Comparing a perpetuity to a growth annuity

Using very typical assumptions and net cashflow values we arrive at a Terminal Value of $339M and a total value to shareholders of $577M

  • Cashflow in the first period after the end of the model = $32.14M
  • Discount rate = WACC = 9.88%
  • Growth beyond modelled period = 3.00% p.a.
  • N = 15 years.

If we calculate our Terminal Value using a perpetuity which is CFt=1 / (r-g) we get $467M and a total value to shareholders of $754M. Comparing these two values shows that the choice of Terminal Value calculation we adopt in our project finance model is important! Looking at how this delta varies as we change N further highlights the materiality of this issue. Even at 30 years the perpetuity is still over-valuing the Terminal Value by almost 15%.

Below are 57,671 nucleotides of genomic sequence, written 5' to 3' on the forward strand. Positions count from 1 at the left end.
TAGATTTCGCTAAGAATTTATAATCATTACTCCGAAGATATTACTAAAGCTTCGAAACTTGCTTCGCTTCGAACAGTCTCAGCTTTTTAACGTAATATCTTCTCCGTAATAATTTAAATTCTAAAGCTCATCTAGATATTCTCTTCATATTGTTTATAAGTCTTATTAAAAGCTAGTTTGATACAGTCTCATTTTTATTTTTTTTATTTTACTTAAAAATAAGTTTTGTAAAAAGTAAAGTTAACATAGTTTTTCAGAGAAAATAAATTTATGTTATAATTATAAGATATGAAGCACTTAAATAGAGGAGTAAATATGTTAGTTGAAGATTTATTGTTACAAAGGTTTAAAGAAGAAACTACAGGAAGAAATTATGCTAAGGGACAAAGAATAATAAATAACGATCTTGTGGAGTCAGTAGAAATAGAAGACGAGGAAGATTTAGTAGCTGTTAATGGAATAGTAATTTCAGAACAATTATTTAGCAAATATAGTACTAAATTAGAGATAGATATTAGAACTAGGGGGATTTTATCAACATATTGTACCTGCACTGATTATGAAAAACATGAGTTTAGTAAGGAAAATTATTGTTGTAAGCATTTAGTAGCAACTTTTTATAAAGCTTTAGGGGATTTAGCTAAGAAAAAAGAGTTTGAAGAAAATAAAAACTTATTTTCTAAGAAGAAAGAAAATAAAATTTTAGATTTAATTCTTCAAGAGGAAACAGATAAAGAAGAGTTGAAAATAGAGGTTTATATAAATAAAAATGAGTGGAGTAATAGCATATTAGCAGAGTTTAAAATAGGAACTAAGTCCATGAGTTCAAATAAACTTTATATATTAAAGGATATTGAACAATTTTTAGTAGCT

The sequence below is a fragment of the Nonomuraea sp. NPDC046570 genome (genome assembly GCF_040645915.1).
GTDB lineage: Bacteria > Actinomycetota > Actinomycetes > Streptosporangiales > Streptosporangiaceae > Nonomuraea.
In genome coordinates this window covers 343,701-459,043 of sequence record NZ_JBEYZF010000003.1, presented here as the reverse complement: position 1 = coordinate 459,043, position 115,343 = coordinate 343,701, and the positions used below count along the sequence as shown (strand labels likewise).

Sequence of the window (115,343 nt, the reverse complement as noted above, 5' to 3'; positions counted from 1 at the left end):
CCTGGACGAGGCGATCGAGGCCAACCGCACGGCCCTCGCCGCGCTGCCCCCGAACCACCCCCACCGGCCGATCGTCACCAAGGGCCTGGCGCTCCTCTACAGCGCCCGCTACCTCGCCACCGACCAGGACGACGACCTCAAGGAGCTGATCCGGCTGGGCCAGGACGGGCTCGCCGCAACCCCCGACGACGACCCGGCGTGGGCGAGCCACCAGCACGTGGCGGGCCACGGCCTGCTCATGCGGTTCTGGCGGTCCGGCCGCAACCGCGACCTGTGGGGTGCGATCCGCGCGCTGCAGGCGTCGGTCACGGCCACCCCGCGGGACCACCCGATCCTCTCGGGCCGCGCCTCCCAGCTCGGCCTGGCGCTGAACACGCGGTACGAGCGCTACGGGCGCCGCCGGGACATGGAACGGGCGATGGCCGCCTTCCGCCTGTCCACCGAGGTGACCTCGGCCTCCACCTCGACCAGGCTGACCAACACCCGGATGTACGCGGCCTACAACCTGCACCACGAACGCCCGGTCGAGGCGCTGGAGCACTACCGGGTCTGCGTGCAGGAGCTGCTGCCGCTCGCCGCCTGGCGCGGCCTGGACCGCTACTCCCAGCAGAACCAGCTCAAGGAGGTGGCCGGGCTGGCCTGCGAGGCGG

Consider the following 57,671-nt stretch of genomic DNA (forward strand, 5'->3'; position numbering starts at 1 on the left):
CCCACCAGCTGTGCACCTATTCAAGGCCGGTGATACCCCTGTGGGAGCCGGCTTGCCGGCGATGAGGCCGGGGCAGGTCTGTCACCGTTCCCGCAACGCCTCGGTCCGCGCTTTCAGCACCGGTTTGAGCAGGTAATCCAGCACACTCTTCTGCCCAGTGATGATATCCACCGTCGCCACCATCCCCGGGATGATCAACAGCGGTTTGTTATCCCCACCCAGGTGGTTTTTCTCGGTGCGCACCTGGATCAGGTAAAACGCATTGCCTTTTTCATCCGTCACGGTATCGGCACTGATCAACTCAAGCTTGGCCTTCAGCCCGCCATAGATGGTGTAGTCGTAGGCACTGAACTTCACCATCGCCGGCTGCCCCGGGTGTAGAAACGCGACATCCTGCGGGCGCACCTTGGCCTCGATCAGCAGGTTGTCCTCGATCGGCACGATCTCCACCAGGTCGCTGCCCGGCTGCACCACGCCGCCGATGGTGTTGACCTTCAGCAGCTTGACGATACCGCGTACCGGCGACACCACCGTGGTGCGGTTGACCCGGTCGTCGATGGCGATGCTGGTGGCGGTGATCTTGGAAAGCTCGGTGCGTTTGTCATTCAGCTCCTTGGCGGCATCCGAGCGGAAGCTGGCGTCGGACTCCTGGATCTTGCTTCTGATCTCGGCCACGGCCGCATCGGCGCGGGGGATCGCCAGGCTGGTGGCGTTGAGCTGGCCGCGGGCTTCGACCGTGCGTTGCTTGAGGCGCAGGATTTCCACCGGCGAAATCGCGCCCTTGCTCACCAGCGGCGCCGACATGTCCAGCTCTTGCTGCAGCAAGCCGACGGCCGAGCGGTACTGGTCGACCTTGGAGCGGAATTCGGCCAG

Our checklist for the financial modelling of terminal value

Here are a few checks that will help if you are working with terminal value.

  1. % of the total shareholder value that is contributed by terminal value, however it is calculated.
  2. Real or nominal cashflows – affects your growth and WACC
  3. Growth annuity or EBITDA multiple
  4. Choice of Growth and discount rates
  5. Is discounting taken back to the beginning of the model / valuation date correctly
  6. Suitability of the period over which you average the cashflows or ebitda
  7. Stability of cashflow growth rate
  8. Clearly label the units, method selected and if the value is before or after tax
  9. Include the terminal value in metrics only – not the financial statements


If you found this helpful and would like to learn about other aspects of Project Finance Modelling or advanced Financial Modelling then you would love our training courses! Check them out here or just give us a call. 
I hope that was useful – smooth and happy modelling!